Bleeding in the spinal canal
Bleeding in the spinal canal
ANATOMY OF THE SPINE
The human spine is formed by individual vertebrae and connective tissue discs in between. The vertebrae form the spinal canal. There are seven cervical, twelve thoracic, and five lumbar vertebrae. The intervertebral discs are the link between the individual vertebral bodies.
Normal anatomy of the spine. Longitudinal section and cross sections through the cervical, thoracic and lumbar spine.
The little joints that link the vertebrae together are known as facet joints. They help to stabilize the spine and, together with the intervertebral discs, allow a certain degree of mobility of the spinal cord. The spinal canal should be wide enough to allow nerve roots to float freely in cerebrospinal fluid.
The front border of the spinal canal is built by the vertebral bodies and intervertebral discs, the side by the intervertebral joints (facets) and back by the ligamentum flavum (yellow band) and vertebral arches. Discs consist of an outer fibrous ring (annulus fibrosus), which surrounds an inner gel-like center (nucleus pulposus).
The spinal cord and nerve roots lie within the spinal canal. The spinal cord extends downwards approx. to the 1st lumbar vertebra. Below, only nerve roots are present in the spinal canal. At the level of the intervertebral disc the nerve roots pass through the neural root foramina to exit the spinal canal. The spinal cord and nerve roots conduct electric-like signals from the skin and joints to the brain, and process of movement is initiated from the brain to the muscles.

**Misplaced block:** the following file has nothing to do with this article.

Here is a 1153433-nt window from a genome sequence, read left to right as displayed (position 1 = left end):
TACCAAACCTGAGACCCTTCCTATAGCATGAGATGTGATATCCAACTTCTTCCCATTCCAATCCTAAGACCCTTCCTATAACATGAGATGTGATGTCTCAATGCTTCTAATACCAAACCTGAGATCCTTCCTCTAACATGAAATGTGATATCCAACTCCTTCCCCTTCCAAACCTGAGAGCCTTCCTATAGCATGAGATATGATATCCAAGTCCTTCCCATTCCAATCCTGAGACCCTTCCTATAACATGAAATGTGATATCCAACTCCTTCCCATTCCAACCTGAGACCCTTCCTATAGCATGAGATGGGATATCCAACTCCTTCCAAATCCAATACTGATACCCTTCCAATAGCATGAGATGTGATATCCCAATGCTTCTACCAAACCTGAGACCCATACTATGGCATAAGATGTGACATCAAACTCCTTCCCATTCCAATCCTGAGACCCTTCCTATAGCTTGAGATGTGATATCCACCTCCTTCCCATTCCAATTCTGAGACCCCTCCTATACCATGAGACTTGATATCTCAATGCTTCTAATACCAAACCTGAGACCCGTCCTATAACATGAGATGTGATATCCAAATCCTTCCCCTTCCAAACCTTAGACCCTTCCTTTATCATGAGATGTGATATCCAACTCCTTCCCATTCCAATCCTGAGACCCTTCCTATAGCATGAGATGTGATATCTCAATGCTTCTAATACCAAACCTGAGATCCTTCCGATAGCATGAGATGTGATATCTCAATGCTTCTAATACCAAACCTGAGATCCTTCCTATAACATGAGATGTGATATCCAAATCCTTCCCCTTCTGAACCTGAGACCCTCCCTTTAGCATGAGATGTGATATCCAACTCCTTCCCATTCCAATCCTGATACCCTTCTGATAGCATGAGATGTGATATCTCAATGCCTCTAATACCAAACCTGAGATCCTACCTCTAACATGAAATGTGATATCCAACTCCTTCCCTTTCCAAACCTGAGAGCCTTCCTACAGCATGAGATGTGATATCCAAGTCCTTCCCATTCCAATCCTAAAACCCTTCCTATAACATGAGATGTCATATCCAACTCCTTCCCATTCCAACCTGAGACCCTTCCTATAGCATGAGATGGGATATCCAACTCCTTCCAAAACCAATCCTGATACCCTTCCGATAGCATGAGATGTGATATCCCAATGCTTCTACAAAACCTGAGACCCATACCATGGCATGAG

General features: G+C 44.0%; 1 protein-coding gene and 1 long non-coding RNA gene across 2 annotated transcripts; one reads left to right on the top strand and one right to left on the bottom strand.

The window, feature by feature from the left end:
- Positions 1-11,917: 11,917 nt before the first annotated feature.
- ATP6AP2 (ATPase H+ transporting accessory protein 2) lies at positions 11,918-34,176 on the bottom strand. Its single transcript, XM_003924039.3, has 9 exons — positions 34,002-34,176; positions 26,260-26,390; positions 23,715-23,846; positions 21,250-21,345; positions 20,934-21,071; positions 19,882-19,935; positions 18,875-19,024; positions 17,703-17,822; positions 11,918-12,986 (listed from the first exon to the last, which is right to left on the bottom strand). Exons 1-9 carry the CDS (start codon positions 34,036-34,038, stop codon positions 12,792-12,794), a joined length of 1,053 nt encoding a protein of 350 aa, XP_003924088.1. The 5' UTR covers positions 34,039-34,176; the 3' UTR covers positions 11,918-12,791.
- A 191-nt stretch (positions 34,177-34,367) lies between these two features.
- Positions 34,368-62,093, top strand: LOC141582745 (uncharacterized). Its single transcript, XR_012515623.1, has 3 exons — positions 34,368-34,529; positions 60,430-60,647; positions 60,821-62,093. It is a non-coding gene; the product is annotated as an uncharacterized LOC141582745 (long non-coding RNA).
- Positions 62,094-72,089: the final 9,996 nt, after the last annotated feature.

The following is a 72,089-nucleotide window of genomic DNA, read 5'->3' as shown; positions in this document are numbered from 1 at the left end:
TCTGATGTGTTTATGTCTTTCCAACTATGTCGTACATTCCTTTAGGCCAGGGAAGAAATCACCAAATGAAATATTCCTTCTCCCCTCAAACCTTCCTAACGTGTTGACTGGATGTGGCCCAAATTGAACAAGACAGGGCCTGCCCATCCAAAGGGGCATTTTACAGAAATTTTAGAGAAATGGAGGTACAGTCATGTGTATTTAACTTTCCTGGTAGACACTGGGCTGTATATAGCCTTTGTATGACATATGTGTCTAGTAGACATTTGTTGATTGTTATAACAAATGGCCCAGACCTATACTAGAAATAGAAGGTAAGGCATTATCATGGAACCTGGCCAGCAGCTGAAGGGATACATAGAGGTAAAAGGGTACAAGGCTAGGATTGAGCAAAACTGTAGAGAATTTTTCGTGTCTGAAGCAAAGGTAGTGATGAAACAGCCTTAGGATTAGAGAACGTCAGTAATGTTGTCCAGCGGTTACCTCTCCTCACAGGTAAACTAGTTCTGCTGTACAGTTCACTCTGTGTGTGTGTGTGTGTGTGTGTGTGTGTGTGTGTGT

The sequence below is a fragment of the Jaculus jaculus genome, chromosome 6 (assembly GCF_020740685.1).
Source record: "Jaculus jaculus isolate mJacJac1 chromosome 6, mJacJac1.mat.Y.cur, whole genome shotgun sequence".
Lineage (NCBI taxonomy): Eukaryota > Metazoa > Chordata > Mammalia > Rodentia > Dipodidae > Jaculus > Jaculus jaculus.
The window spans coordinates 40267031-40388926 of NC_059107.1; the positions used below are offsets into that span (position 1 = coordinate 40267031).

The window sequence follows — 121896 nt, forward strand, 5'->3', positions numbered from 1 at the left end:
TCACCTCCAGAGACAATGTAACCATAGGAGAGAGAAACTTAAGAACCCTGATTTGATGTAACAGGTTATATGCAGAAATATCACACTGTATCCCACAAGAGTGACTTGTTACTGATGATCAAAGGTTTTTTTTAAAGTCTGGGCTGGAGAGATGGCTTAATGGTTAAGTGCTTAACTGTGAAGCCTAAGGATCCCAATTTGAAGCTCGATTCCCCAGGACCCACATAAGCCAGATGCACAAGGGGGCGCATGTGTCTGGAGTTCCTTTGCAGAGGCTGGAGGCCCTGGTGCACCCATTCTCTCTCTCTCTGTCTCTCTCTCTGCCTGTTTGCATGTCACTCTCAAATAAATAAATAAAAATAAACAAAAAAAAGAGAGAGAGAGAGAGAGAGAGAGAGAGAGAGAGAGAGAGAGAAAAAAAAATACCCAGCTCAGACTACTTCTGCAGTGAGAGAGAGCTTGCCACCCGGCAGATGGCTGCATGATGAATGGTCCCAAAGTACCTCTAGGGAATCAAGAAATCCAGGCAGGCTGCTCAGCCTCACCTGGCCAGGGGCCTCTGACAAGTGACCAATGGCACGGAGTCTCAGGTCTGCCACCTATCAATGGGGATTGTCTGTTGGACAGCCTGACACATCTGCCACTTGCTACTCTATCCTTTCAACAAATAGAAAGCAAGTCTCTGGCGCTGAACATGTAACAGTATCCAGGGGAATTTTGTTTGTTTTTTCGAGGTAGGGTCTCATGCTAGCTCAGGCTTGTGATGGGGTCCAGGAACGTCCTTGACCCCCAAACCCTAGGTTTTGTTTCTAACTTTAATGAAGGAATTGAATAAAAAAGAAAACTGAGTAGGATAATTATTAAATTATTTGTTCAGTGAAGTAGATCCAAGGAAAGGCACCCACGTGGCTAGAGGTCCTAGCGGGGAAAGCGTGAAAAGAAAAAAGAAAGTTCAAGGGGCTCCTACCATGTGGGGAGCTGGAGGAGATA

Bleeding in the spinal canal can be either traumatic or non-traumatic (eg, due to vascular malformations, hemorrhagic diathesis). With regard to the compartment in which the bleeding occurs, it can be divided into (1) intramedullary (within the spinal cord), (2) subarachnoid (between the arachnoid membrane and the pia mater), (3) subdural (between the arachnoid membrane ) and dura) and (4) epidural (outside the dura).
CAUSE OF SYMPTOMS
Acute compression of the spinal cord and/or nerve roots
SYMPTOMS AND SIGNS
Total/partial paralysis and numbness from the site of the spinal cord damage downwoads
Pain, numbness and weakness in the limbs
THE DIAGNOSIS IS BASED ON Medical history Clinical exam
and at least one of the following tests: Computer tomography Magnetic resonance imaging (MRI)
A CT image of an acute cervical epidural bleeding
The treatment may be non-surgical or surgical.
WHEN SHOULD AN OPERATION BE PERFORMED?
Neurological symptoms caused by compression of the spinal cord or nerve roots
WHAT IS THE GOAL OF SURGERY?
To release the compressed nerve roots and/or spinal cord
To restore the protective function of the spine
HOW IS SURGERY PERFORMED?
Posterior spinal canal decompression
WHICH OTHER DISEASES SHOULD BE EXCLUDED (DIFFERENTIAL DIAGNOSIS)? Arteriovenous malformation (AVM) Tumor of the spine